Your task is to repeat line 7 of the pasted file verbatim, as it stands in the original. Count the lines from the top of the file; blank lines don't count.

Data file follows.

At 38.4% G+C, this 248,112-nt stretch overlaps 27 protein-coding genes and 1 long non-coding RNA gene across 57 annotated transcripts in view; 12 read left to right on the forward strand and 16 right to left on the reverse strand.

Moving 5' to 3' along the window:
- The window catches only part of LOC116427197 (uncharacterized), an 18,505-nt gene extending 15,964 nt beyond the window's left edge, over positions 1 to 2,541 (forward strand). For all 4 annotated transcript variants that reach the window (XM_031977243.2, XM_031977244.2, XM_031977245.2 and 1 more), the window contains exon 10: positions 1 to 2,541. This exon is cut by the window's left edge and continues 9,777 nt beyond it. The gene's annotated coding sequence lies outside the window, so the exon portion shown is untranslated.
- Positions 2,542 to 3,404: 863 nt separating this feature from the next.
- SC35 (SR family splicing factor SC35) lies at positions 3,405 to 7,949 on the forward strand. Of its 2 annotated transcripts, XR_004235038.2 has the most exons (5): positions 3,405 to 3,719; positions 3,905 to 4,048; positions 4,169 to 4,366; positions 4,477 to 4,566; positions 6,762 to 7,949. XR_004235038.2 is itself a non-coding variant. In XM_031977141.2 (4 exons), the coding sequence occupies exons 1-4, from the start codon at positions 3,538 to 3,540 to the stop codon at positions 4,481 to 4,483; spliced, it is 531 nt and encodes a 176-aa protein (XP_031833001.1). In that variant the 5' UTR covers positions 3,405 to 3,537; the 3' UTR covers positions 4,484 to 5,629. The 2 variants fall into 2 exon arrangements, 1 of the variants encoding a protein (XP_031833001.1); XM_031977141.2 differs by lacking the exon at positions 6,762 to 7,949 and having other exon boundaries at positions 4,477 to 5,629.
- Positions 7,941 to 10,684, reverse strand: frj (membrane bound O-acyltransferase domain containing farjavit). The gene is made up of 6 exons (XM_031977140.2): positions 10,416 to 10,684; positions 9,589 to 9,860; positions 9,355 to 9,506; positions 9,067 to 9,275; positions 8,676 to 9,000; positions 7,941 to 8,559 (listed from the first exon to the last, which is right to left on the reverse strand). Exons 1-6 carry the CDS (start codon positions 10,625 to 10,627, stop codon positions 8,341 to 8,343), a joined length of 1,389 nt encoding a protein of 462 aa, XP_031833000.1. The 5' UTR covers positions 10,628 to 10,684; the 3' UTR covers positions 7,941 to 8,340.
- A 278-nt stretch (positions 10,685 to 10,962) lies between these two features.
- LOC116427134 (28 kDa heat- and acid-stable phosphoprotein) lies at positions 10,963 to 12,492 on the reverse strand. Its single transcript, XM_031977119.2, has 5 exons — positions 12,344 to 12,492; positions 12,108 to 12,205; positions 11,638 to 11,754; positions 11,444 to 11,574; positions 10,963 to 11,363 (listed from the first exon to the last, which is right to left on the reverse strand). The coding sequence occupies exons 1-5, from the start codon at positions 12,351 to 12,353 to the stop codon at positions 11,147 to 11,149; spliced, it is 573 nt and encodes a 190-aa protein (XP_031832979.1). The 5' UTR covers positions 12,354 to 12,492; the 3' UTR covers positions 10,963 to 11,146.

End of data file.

- A 278-nt stretch (positions 10,685 to 10,962) lies between these two features.